Another thing that was incredibly cheery was Stardew Valley. I love that game. I have never experienced something that so easily made me feel comfortable. When I think about the gameplay itself or the story, there’s nothing all that impressive. But the loop always makes me feel productive and relaxed. When paired with the incomparable soundtrack, it’s basically a digital blanket I can cuddle into.

In terms of time sinks, there has been little that could compare in my life to Sid Meier’s Civilization series, and Civ VI is not an exception. I don’t know if I like it as much as IV yet, and I certainly haven’t spent as much time with it. But its on its way. That could easily get to be my most played game. Full stop, It’s going through the roof as we speak. Twenty hours in a week, thanks to winter break. Life is sad sometimes.

Tech

I need to give a shout out to my phone here. I’m on my own phone plan now, and I adore the phone I have for it. While I don’t have the brand new OnePlus 3T, that wasn’t announced until a few weeks after I got mine, but I don’t care. I love my OnePlus 3. In our society, our phones have gotten to be an expression of who we are. My iPhone was fine, but I think this represents who I am better. It’s a smart buy when considering value. It’s unique because no one else has it. That’s my problem with Apple products. They all blend in. They look nice, but boring. Where my phone is concerned I want to feel unique, and it is.

Person

I can’t mention Stranger Things, Westworld and trashing on Apple without thinking about the person who spurred me to watch it, my wonderful girlfriend Allie. I try to keep an air of professionalism with this silly blog and not directly address her, but she is definitely my favorite thing about 2016. I’m not an easy person to be with, but she seems to be sticking it out. She leaves for Canada soon, but I know I’m the luckiest guy in the world to have her. She makes me happy. I love her, and she’s my favorite thing of the year.

UnBlocked

What’s the best way to follow up a post about how advertisements are poisoning the young mind of my sister? A post about why we should all allow ads. Let me be clear, I don’t like ads. I find them unpleasant at best, and toxic to our collective conscious at worst. So, why am I okay with them?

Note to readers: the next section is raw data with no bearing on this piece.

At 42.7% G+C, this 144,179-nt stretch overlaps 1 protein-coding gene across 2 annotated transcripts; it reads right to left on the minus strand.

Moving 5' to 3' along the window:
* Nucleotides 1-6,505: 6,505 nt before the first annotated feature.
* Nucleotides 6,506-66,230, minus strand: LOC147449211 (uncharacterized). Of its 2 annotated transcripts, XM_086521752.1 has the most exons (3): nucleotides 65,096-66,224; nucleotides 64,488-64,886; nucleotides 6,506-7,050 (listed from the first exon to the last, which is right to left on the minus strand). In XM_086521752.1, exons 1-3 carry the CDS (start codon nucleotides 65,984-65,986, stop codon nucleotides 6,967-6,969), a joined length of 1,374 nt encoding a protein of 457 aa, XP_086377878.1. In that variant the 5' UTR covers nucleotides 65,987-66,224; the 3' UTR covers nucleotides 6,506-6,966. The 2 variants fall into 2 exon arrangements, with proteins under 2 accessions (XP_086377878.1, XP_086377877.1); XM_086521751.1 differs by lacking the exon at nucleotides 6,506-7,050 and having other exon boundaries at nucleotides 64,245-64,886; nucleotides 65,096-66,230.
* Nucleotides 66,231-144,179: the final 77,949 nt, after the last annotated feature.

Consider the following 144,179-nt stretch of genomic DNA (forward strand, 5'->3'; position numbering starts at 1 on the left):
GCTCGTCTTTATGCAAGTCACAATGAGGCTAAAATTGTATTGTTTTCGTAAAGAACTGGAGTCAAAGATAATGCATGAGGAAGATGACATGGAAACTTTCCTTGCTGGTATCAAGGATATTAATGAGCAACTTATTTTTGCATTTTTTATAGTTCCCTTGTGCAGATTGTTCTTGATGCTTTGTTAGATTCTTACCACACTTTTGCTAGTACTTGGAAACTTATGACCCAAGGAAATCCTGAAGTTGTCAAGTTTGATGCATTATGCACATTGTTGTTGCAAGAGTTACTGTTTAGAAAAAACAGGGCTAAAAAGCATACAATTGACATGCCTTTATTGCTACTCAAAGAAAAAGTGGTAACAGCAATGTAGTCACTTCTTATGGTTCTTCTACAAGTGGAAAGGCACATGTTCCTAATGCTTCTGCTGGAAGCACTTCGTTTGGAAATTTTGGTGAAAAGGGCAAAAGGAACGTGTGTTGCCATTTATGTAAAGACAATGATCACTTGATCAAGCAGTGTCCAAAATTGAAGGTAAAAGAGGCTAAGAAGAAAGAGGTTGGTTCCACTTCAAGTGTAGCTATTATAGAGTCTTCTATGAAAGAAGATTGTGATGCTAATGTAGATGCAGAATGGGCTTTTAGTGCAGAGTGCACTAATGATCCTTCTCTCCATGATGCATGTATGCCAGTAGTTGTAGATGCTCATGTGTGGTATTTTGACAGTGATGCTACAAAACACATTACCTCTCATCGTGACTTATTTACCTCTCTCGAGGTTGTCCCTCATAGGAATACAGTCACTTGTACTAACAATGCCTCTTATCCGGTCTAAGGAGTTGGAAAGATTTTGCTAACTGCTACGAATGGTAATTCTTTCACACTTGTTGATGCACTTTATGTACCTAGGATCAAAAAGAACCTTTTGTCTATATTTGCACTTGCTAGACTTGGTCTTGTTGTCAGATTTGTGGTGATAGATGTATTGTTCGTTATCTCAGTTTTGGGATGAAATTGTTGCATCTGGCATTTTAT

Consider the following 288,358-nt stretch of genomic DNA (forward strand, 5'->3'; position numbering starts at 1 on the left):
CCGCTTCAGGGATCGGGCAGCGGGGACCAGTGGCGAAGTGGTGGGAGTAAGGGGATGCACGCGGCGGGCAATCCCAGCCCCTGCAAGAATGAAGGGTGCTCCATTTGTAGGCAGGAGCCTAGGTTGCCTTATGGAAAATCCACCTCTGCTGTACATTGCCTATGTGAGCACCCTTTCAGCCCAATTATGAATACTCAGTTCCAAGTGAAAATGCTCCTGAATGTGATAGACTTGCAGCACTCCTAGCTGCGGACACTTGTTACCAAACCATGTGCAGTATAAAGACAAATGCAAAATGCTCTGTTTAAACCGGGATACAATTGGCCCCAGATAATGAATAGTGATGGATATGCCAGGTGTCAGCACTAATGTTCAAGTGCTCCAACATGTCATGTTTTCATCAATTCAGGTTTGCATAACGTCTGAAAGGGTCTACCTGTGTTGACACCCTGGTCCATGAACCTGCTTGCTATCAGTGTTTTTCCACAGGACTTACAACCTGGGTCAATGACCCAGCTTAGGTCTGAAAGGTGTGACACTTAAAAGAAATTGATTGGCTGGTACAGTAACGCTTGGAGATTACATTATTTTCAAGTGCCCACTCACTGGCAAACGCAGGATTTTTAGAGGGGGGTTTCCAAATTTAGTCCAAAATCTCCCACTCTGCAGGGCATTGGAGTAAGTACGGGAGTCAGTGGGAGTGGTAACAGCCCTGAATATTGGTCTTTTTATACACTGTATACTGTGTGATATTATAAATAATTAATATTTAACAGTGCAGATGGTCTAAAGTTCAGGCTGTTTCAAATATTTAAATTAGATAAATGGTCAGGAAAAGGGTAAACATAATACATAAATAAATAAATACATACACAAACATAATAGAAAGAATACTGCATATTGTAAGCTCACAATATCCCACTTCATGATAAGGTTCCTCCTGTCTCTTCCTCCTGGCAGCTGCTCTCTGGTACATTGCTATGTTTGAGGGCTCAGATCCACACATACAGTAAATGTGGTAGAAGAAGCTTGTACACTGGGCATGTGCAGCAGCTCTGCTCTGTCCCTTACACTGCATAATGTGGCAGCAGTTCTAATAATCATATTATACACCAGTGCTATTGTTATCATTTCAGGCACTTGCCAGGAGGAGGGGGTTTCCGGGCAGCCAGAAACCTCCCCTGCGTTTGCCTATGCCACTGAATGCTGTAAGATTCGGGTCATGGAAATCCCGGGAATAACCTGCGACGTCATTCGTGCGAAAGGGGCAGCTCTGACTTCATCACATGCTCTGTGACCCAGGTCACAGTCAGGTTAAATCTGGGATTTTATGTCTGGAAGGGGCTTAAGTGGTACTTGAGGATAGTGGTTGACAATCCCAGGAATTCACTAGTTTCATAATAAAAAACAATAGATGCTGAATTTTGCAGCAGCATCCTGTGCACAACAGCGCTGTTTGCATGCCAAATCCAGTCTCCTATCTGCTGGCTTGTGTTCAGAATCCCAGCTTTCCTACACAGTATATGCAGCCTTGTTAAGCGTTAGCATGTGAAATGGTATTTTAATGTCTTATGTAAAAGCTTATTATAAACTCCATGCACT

The internet might be the most incredible thing mankind has ever made. Not an original statement by any means, but I think it is worth reminding us all about how cool it is that a large amount of wires have enabled every member of the human family to contact each other and learn anything. This digital revolution has upended the world in the name of freedom, but we can’t expect the cost to also be free.

Of course we pay for an internet connection. We pay for wires to our house or else we pay for data from a wireless provider, but we have developed a certain expectation of free services online. Google, Facebook, Twitter, Snapchat, Instagram, and a host of other free services are all available to anyone for free. Technically.

We don’t see the magic behind the veil, but all of these services are run by massive companies with huge amounts of infrastructure, and long payrolls of valuable employees. They need to make money and keep the whole operation afloat somehow. There are two ways to do this, either pay outright for a service like Netflix, or get it for free like, well, like pretty much everything else.

To make their service free, most websites, especially social networks and news outlets run ads to us. I don’t like it either, but I want access to these things and I have to pay with either money or by being exposed to ads, and I’d rather just see the ads. It would seem most people agree with me.

For evidence look at the success of free Facebook vs. the flop of freemium Ello. Or look at the success of mostly online news outlets like Huff Post vs. the struggles of print magazines. Consumers expect that these services should not cost money. If we want these services to stay around, we need to provide something in return. That’s the big issue I want to address here.

Adblockers like the simply named Ad Block Plus can make the internet virtually ad free. I’d be lying if I said I hadn’t tried them out, and I would blaspheme to say the internet didn’t look a lot nicer that way. But I uninstalled because I don’t want to give up my highly limited funds.

A good deal of sites that I frequent, Wired, South Park Studios, among others, can detect the use of ad blocking software and make it a lot more difficult to use the website. Some would complain that this is unfair, but I actually think this is generous. I want to get free stuff, the fact that Comedy Central will let me watch the newest episodes of South Park without paying is kind of amazing. By the principle of bulk order, a lot of people watching that make them a couple cents will let this continue. Or I could go pay for the season. This leads to what I think of as the Spotify option.

Spotify has two options, the free version which has limited features, or the unlocked premium version. If you want to pay money and skip ads, along with other features, you pay money. If you don’t want to pay, you can just hear ads in your Kanye/Katy Perry playlists. Either way, the service can continue. This really outlines the ultimate choice we as digital citizens are left with.

Option 1: Pay up. This is simple, but I would argue that fragmenting the internet is bad for the overall health and ideology that underlie the internet. But it’s an option that exists.

Option 2: Stop blocking ads. I don’t want this either, it feels like the man is winning and that almost causes me physical pain. The use of ad blocking has been on the rise, and I want to keep my access to things without paying. That doesn’t work if too many people don’t buy in with me, and it takes a lot of people.

Even in an altruistic world where people will work for free, it costs money to even just run the minimal task of keeping the servers on. I don’t want to see the ads, but let’s all just grit our teeth for the collective good.